Objective: Now cities over all over the world are experimenting with many new ideas of transport like solar cars, PRT etc. But I think the simplest solution is Bicycle. It’s the only most sustainable mode of mobility, which is still used at a very large percentage (India cities 7 to 28 % bicycling, NMT 10 to 43 % depending upon cities). It is safe, cheap, healthy, social and with good infrastructure it is fast also. Most importantly, if we focus on this, it can activate more public realm on the streets and more spaces can be given to the public recreation, which are now covered with vehicular traffic and flyovers. Bicycling should be prioritized and urban built should allow bicycle to be the most convenient mode of transport with minimized use of Private vehicles like cars etc. Bicycle should be with the people through out the day without any hitches, or difficulties or any user unfriendliness. Bicycling should be a part of our daily life. What I mean by convenience is: it should be safe, comfortable, easy-going, fast, cheap and easy availability of supporting services (Public bicycle, Parking, amenities). One more important thing is that the soothing image should be there that bicycle is a trend or style and you should feel prioritized.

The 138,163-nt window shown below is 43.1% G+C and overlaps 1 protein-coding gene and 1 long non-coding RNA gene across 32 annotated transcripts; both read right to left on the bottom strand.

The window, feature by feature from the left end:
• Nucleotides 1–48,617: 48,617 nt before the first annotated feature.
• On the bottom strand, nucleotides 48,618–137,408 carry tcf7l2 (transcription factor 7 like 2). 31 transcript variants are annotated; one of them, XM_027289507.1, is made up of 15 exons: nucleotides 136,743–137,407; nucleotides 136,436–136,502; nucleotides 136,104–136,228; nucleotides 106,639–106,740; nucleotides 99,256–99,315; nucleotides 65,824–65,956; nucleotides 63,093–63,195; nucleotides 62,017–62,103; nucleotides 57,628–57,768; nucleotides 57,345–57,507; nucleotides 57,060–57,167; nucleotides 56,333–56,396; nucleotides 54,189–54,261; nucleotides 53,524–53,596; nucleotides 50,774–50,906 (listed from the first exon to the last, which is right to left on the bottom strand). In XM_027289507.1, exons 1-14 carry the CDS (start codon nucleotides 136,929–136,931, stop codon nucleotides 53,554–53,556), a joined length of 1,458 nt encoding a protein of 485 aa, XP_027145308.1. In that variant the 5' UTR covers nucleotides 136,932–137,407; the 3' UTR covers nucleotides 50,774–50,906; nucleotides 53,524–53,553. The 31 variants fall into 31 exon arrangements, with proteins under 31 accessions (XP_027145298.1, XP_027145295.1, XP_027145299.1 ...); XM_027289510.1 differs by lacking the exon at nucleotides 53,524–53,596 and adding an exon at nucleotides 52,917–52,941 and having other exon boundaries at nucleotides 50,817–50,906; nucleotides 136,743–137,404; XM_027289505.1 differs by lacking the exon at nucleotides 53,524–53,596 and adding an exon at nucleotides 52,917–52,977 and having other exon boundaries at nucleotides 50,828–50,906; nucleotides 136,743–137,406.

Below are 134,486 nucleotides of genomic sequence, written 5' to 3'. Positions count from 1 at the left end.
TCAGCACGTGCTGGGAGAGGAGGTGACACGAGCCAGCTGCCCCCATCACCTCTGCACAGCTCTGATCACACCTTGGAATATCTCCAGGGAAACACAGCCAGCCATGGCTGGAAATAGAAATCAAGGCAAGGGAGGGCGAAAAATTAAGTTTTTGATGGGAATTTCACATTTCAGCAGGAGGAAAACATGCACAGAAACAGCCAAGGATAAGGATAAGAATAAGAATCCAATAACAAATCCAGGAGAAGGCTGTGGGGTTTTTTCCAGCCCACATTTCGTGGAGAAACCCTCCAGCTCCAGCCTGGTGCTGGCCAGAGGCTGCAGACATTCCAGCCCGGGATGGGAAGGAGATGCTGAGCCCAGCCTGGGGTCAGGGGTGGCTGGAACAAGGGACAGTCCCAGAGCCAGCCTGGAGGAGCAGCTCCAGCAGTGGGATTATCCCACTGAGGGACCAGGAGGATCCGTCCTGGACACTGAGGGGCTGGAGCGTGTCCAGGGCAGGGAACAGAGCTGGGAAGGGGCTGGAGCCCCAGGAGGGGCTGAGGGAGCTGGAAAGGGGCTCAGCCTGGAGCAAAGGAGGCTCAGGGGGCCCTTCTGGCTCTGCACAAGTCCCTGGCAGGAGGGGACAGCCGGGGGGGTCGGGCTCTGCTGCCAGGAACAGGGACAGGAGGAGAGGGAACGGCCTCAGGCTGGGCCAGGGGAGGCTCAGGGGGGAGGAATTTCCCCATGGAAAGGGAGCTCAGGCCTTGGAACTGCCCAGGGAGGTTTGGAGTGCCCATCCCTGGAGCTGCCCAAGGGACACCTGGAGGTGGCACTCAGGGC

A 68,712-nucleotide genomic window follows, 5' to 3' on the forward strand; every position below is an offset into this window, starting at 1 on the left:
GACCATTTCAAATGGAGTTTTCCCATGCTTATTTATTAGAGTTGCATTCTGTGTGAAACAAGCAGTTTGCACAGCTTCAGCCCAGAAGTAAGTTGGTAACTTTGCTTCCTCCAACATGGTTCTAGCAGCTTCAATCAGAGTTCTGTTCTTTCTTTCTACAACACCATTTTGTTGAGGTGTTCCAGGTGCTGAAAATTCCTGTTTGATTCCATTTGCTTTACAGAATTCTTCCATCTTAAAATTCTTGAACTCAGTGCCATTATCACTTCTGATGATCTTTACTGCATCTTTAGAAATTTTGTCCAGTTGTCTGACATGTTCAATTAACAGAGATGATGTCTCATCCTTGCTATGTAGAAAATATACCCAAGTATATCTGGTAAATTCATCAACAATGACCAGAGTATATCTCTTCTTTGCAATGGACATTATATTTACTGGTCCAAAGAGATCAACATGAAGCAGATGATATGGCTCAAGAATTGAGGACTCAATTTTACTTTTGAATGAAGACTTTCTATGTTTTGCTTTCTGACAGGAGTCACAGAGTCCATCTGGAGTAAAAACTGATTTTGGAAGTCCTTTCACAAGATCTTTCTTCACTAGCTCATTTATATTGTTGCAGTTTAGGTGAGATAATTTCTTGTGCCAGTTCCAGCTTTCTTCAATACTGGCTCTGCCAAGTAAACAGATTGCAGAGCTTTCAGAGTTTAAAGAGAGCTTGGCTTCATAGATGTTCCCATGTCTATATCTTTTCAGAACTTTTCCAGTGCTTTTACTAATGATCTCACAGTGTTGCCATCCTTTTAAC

Critical stance Transportation via vehicles like buses, car, motorbikes, train etc. is a domain dominated by traffic planners and engineers. To best serve these vehicles they have helped to build city structure for which they have provided land scape of wide travel lanes, continuous network, extensive safety and navigational signage, transit stops and vehicular parking. THEY HAVE DEVELOPED IT INTO A SYSTEM. A SYSTEM YOU CAN’T REJECT. In contrast to develop bicycle usage, It was always forced through debates and generated awareness by highlighting the issues of sustainability, public health social health etc. And in some cases with small infrastructure solutions. But an attempt was never made to make bicycle a primary mode of transportion in cities. It has to be more convenient, fast, safe and comfortable than cars. The environment has to be redesigned from a cyclist’s point of view. BICYCLING HAS TO BE DESIGNED LIKE A SYSTEM, WHICH PEOPLE CAN’T REJECT.